Zachary Brunt ’15, described by friends as a curious, outgoing musician and scientist, died Wednesday. He was 19.
Brunt’s body was found early Wednesday afternoon in Gibbs Laboratories on Science Hill, and his death has been termed an apparent suicide. Known for his long, blond curly hair, Brunt was an active member of Davenport College and an aspiring engineer from Alexandria, Va. Brunt’s friends said he had an upbeat character and the ability to connect with a diverse group of students.
“Zach was the most caring, fun, easygoing individual I have met on Yale’s campus,” said Lincoln Mitchell ’15, a fellow member of Davenport who considered Brunt an honorary suitemate. “He seriously had no social fears about anything. The first night I met him, he came into our room telling hilarious stories about his life, his childhood, his upbringing and his hopes for Yale.”
Brunt came to Yale last fall after graduating from Thomas Jefferson High School for Science and Technology in Alexandria. A member of the Yale Drop Team, Brunt was scheduled to take a flight today to Houston, Texas, and take part in a zero-gravity experiment. The team was planning to test how zero gravity would affect metal surface tension screens, and Brunt had spent many hours preparing for the trip, his friends said.
“If there was one guy [about whom] I would say, ‘Yeah, he was in zero gravity for four days at NASA,’ it would be Zach Brunt,” said Ruchit Nagar ’15, Brunt’s close friend in Davenport.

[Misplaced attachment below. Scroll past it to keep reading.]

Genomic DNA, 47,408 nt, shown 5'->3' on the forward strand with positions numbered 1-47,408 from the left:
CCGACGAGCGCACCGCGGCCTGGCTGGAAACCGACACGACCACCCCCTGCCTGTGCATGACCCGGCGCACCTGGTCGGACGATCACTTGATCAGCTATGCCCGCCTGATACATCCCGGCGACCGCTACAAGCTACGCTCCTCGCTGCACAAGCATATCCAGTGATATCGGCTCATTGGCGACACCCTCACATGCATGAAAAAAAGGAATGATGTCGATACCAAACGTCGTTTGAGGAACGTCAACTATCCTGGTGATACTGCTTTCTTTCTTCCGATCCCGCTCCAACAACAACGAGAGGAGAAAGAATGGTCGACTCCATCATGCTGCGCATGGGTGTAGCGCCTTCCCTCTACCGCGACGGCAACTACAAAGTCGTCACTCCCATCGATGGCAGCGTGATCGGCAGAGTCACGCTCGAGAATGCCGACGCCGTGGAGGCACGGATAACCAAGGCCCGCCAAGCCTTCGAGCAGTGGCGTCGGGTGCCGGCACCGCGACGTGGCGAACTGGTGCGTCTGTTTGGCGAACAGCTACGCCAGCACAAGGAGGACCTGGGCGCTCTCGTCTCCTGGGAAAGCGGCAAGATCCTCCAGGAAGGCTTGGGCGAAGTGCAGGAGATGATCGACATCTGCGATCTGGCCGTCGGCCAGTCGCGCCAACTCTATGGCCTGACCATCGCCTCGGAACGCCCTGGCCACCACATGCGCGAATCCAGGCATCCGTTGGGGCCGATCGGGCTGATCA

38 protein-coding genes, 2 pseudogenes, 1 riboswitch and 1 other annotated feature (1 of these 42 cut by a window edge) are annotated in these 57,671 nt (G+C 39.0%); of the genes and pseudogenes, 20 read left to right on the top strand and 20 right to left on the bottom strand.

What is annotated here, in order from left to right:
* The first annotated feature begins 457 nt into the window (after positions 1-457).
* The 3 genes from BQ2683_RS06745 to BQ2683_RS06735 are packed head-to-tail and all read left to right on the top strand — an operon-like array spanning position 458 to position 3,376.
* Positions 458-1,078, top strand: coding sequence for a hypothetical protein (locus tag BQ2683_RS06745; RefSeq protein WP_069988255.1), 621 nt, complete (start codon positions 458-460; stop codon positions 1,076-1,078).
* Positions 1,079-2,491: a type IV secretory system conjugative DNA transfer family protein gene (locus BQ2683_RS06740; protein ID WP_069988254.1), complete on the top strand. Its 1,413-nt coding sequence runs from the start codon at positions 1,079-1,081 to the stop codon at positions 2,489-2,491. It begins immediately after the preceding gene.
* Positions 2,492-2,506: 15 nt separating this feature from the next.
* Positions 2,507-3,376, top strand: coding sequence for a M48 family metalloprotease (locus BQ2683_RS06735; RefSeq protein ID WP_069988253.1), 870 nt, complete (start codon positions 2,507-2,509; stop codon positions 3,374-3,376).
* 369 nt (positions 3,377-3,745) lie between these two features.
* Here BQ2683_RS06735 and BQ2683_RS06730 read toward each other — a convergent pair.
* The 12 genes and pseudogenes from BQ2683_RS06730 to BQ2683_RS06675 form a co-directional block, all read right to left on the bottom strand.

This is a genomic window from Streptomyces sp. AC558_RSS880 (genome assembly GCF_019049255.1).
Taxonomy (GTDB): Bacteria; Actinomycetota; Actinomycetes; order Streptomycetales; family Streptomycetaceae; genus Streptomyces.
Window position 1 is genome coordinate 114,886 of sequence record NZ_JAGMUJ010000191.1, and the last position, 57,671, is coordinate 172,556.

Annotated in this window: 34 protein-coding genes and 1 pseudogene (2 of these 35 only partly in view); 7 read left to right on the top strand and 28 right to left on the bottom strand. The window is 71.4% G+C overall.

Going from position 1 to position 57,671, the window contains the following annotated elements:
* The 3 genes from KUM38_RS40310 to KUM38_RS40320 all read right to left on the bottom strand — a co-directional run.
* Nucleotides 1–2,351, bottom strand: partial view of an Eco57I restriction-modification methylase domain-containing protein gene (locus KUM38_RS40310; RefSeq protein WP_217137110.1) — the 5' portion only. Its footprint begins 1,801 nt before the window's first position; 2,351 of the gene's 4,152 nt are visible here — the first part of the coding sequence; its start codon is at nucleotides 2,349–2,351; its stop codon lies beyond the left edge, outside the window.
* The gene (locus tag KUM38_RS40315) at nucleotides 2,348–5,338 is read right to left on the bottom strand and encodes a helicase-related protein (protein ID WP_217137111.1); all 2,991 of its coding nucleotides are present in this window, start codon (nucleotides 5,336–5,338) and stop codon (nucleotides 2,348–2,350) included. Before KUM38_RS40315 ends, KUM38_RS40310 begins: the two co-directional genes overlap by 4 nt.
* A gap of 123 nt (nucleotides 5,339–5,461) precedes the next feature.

Joe O’Rourke ’12, last semester’s co-president of the Drop Team, said Brunt’s work on the project’s electrical system was “invaluable,” noting that the project had been progressing far more smoothly than in previous years. The Drop Team canceled its Houston trip in the wake of the tragedy.
In addition to his scientific pursuits, Brunt also played both electric and acoustic guitar in a group called “Honest Liars” with four other freshmen. The band played casual covers of “Hindi-English fusion” music, said Nagar, who is also a member of the group. He added that the band had just begun recording its first song, and that Brunt played his part “exceedingly well.”
Constantly exploring and trying new things throughout his life, Brunt began teaching himself Russian as a child, competed in Yale’s Iron Chef competition in February and developed an encyclopedic knowledge of trivia, his friends said.
Other students said they will remember Brunt for his offbeat sense of humor and wild blond hair, which he insisted on leaving long despite jokes that he should cut it.
“We always joked about him wearing hair nets [during Iron Chef] because of his huge ’fro,” said Julie Leong ’15, who competed on Brunt’s team in Iron Chef. “Instead he put on a bandanna, so he looked like a pirate instead.”
Several of Brunt’s friends fondly recalled spending time with him this past Sunday outside Welch Hall, the dormitory for Davenport freshmen. Late that night, Brunt had pulled a bench underneath the lamplight and was working on his Russian homework. Students gathered around Brunt, talking and laughing into the early hours of the morning, Fabian Fernandez ’15 said, adding that Brunt’s “glowing personality” could attract all types of people.
Nagar said everyone else had gone to bed by the time he arrived, but that Brunt was still working.
“I asked him why he was studying outside and he said, ‘Well, it’s a great night isn’t it?’” Nagar said.
Reached Wednesday night, Brunt’s father Charles recalled his son’s creativity, passion for music and “fun-loving” personality.
“I have 19 years’ worth of memories,” he said.
Brunt’s friends plan to wear neon colors and bright orange today in memory of his passing. A University-wide memorial vigil will be held in Davenport’s upper courtyard at 8 p.m.